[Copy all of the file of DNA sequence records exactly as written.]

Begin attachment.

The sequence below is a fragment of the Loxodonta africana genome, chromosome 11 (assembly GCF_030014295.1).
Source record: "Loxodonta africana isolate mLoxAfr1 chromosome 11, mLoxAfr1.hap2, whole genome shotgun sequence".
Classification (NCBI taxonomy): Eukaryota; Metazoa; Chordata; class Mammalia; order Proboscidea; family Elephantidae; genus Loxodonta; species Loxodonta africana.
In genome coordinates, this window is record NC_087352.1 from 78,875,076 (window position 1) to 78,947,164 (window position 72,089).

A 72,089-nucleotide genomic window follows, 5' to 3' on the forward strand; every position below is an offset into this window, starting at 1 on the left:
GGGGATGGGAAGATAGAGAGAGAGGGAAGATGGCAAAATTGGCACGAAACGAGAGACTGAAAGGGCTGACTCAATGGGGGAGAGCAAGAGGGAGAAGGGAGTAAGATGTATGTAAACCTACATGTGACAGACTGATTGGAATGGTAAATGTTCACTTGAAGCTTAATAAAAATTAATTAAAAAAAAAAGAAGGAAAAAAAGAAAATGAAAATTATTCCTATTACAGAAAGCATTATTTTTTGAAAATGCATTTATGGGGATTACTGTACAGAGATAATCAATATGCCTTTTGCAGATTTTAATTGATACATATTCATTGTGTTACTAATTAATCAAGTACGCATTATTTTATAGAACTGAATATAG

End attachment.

The sequence below is a fragment of the Loxodonta africana genome, chromosome 11 (assembly GCF_030014295.1).
Source record: "Loxodonta africana isolate mLoxAfr1 chromosome 11, mLoxAfr1.hap2, whole genome shotgun sequence".
Classification (NCBI taxonomy): Eukaryota; Metazoa; Chordata; class Mammalia; order Proboscidea; family Elephantidae; genus Loxodonta; species Loxodonta africana.
In genome coordinates, this window is record NC_087352.1 from 78,875,076 (window position 1) to 78,947,164 (window position 72,089).

A 72,089-nucleotide genomic window follows, 5' to 3' on the forward strand; every position below is an offset into this window, starting at 1 on the left:
GGGGATGGGAAGATAGAGAGAGAGGGAAGATGGCAAAATTGGCACGAAACGAGAGACTGAAAGGGCTGACTCAATGGGGGAGAGCAAGAGGGAGAAGGGAGTAAGATGTATGTAAACCTACATGTGACAGACTGATTGGAATGGTAAATGTTCACTTGAAGCTTAATAAAAATTAATTAAAAAAAAAAGAAGGAAAAAAAGAAAATGAAAATTATTCCTATTACAGAAAGCATTATTTTTTGAAAATGCATTTATGGGGATTACTGTACAGAGATAATCAATATGCCTTTTGCAGATTTTAATTGATACATATTCATTGTGTTACTAATTAATCAAGTACGCATTATTTTATAGAACTGAATATAG